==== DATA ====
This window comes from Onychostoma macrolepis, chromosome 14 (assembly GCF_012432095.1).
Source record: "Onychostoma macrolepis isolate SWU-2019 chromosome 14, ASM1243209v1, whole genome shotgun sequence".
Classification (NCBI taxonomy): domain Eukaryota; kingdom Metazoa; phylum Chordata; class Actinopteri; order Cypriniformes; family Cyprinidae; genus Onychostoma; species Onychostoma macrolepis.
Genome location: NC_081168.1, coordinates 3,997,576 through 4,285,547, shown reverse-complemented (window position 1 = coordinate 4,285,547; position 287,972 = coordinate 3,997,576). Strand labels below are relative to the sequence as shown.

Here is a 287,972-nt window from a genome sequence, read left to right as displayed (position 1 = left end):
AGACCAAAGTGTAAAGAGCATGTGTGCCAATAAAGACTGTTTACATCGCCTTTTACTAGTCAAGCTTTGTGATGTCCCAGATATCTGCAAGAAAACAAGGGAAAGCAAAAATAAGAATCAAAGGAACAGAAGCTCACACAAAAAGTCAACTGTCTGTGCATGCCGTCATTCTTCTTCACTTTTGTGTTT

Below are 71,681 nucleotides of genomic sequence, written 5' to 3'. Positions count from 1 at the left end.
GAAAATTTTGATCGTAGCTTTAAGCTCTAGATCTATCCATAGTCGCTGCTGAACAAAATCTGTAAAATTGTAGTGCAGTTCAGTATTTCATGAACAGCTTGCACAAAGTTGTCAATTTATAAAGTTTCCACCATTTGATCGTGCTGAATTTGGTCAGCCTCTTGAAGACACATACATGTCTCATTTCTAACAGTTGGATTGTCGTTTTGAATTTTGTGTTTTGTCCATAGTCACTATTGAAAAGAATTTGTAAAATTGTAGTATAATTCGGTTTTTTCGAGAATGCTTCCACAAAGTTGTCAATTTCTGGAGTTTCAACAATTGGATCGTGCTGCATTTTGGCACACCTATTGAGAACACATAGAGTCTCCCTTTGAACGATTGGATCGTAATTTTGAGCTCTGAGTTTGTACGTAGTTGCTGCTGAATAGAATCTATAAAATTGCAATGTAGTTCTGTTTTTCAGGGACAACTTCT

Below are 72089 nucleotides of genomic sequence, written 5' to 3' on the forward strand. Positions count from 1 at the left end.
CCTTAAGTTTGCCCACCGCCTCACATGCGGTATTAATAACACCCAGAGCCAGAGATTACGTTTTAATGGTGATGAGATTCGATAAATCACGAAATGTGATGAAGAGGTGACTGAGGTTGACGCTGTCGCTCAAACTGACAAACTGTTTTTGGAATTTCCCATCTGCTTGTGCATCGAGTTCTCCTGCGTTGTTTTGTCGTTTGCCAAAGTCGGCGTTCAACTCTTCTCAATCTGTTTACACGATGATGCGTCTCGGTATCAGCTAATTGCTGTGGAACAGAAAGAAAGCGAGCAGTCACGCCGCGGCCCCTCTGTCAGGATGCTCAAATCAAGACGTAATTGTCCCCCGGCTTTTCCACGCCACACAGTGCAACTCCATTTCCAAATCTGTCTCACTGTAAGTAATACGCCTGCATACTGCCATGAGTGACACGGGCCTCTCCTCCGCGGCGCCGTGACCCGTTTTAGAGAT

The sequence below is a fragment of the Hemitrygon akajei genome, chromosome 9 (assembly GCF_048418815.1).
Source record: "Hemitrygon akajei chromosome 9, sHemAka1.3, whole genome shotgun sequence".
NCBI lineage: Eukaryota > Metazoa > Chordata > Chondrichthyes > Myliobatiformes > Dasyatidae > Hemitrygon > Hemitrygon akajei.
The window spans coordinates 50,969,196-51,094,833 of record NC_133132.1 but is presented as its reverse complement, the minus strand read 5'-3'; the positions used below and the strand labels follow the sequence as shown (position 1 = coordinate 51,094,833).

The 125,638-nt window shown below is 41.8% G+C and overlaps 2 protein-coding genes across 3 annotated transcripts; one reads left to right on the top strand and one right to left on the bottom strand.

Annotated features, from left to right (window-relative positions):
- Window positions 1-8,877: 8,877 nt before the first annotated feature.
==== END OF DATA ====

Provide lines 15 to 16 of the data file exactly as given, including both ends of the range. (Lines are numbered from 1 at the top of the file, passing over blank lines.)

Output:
The 125,638-nt window shown below is 41.8% G+C and overlaps 2 protein-coding genes across 3 annotated transcripts; one reads left to right on the top strand and one right to left on the bottom strand.

Annotated features, from left to right (window-relative positions):